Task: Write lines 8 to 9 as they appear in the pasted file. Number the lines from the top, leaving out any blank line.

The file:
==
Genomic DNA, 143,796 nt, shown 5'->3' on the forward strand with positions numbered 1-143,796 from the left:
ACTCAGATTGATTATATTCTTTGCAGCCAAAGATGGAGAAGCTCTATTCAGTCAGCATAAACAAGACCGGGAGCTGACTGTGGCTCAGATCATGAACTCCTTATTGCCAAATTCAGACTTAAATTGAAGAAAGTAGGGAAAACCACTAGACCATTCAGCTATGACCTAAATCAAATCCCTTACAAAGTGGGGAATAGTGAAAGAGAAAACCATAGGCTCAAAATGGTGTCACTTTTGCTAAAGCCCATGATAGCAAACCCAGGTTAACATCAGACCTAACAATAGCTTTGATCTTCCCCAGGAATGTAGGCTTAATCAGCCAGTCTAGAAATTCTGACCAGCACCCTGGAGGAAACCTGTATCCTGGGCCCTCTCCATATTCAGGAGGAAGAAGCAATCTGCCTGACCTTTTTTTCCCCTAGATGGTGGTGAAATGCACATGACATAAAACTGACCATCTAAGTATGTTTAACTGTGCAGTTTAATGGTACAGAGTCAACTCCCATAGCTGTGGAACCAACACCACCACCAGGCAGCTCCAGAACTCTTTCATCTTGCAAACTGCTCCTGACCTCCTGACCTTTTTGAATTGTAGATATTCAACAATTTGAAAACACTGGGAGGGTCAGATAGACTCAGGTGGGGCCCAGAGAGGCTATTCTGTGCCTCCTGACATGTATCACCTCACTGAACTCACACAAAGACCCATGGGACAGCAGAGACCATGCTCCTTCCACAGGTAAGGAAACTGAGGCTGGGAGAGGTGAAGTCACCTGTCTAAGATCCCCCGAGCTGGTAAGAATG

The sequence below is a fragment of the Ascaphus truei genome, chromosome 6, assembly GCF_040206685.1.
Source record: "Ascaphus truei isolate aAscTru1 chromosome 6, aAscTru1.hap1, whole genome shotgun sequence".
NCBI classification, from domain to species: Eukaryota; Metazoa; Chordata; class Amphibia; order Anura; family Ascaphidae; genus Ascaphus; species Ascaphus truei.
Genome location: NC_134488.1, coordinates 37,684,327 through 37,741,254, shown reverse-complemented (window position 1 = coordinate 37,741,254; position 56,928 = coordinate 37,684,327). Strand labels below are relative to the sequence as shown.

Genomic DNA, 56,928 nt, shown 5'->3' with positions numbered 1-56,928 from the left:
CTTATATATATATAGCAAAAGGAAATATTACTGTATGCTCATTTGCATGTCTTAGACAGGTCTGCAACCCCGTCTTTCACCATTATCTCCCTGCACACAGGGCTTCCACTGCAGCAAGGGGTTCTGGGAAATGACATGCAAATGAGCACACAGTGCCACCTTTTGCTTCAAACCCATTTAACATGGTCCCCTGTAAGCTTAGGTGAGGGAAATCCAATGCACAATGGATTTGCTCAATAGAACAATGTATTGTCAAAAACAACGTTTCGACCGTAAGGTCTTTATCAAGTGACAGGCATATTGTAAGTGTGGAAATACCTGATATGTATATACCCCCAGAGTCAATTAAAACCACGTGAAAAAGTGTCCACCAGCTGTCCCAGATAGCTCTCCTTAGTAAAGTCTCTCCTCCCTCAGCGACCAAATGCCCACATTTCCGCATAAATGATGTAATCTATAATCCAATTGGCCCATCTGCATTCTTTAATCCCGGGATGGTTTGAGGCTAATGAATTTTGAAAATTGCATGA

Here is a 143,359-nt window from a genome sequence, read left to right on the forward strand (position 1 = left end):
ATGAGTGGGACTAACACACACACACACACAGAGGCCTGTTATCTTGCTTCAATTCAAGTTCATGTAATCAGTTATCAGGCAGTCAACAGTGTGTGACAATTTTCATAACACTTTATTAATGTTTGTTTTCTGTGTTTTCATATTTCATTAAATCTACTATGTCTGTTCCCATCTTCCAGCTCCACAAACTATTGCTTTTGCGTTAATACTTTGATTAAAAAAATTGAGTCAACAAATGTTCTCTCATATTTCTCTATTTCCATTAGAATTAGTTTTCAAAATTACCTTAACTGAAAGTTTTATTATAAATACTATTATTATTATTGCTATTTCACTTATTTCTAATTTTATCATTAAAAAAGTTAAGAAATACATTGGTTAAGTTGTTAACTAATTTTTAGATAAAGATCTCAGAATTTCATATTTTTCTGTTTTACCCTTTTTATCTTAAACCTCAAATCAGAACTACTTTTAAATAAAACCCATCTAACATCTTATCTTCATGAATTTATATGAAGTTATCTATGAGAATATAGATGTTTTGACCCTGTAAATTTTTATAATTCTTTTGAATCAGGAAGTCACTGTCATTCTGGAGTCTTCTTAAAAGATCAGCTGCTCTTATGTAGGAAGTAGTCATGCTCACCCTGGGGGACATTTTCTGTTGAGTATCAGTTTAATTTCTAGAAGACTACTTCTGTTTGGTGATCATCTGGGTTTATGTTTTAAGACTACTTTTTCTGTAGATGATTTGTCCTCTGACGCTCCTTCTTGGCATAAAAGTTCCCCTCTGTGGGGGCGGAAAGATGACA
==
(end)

CTTATATATATATAGCAAAAGGAAATATTACTGTATGCTCATTTGCATGTCTTAGACAGGTCTGCAACCCCGTCTTTCACCATTATCTCCCTGCACACAGGGCTTCCACTGCAGCAAGGGGTTCTGGGAAATGACATGCAAATGAGCACACAGTGCCACCTTTTGCTTCAAACCCATTTAACATGGTCCCCTGTAAGCTTAGGTGAGGGAAATCCAATGCACAATGGATTTGCTCAATAGAACAATGTATTGTCAAAAACAACGTTTCGACCGTAAGGTCTTTATCAAGTGACAGGCATATTGTAAGTGTGGAAATACCTGATATGTATATACCCCCAGAGTCAATTAAAACCACGTGAAAAAGTGTCCACCAGCTGTCCCAGATAGCTCTCCTTAGTAAAGTCTCTCCTCCCTCAGCGACCAAATGCCCACATTTCCGCATAAATGATGTAATCTATAATCCAATTGGCCCATCTGCATTCTTTAATCCCGGGATGGTTTGAGGCTAATGAATTTTGAAAATTGCATGA

Here is a 143,359-nt window from a genome sequence, read left to right on the forward strand (position 1 = left end):